This very distinctive appellation contrôllée cheese from Franche Comté (known as Vacherin in Switzerland), is manufactured along the French-Swiss border, at altitudes of at least 800 meters. Like the Comté that is made in the same region, it is a cheese whose manufacturing process has changed little over the centuries. This rind-washed cheese matures in a round frame made of a thin strip of local spruce wood. In the course of maturing, this wood imparts a delicious aroma into the cheese which is later packaged and sold in round boxes made from the same wood.
Unfortunately, Mont d’Or is a seasonal cheese and is not manufactured in the summer months because the milk quality in the region has a different quality when the cows have rich summer pastures to graze on.
This cheese comes with an undulating beige crust, and under the crust the cheese itself is soft to runny. Though it is quite a strong cheese, Mont d’Or is not usually a sharp cheese. It tends to appeal to all tastes.
In recent years, local dairies have looked for ways to produce and market a cheese similar to Mont d’Or year-round. The most successful imitation is called Edel de Cleron, made in the Franche Comté region, but in a dairy at a lower altitude. Like Mont d’Or, Edel is packaged in spruce wood, to give it the distinctive aroma.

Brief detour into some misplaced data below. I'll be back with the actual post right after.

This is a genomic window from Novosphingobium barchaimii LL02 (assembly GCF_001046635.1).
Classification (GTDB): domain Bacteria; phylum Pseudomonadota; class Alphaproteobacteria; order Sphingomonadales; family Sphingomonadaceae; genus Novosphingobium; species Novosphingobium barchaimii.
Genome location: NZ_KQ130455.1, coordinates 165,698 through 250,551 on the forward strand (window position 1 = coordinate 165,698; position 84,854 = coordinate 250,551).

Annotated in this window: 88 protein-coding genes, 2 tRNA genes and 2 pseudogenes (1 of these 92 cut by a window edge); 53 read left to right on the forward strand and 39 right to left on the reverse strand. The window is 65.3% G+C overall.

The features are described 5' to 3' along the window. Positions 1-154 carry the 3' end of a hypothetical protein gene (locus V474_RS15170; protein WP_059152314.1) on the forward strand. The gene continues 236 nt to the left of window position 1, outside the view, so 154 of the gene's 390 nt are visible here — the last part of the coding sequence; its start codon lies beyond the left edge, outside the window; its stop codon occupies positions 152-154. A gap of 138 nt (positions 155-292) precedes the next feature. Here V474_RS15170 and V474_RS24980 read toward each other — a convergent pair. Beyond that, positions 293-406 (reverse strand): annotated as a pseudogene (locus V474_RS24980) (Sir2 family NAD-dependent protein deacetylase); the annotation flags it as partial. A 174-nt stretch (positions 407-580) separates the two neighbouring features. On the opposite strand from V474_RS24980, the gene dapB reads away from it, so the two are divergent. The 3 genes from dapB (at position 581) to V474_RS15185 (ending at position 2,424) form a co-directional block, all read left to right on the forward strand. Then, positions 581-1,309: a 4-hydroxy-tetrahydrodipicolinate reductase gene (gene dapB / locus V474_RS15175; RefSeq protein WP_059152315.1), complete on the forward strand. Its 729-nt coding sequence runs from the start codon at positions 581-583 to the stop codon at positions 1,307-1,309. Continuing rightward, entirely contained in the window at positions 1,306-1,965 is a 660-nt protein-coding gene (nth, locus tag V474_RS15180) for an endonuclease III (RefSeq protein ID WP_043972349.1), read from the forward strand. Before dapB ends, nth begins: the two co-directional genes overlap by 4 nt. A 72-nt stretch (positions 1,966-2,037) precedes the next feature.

A fairly strong rind-washed soft cheese from the Vosges mountains in Eastern France. Muenster is definitely not a cheese for those who do not like strong tasting varieties. It comes in two varieties, normal and “au cumin” (with cumin seed). Darker on the outside than Langres or Epoisses, Muenster generally has a thicker rind which some eat, others cut off. Even an unripe Muenster is tasty; a ripe one – which may well be quite hard on the inside – will be very strong. However, like other strong cheeses, Muenster should never have an acrid taste. If it does, it is over-ripe.
A creamy soft cheese, uncooked and unpressed, from the coastal region of Normandy, south of Deauville; Pont l’Evèque is one of the oldest cheeses in France, and has been documented since the 12th century.
Some claim that this is the greatest of French cheeses–-and possibly this could be true for an exceptionally good cheese; but Saint Nectaire – an appellation contrôlée cheese from the mountains of the Auvergne-–is, alas, a cheese that varies considerably in quality and taste. There are two distinct types, the farm variety and the dairy variety. The farm variety is generally better and more expensive, the dairy variety, usually found in supermarkets, is frequently sold too young. When this cheese is young, it is quite dry and hard; a properly matured Saint Nectaire should be soft and elastic, with a slight tendency to flow if left at room temperature. One does not eat the rind of Saint Nectaire.
A cheese very similar to Saint Nectaire, notably to the variety found in supermarkets, is Savaron, a non-appellation cheese that is also produced in the Auvergne, mostly by industrial dairies.
3. Blue (Bleu) Cheeses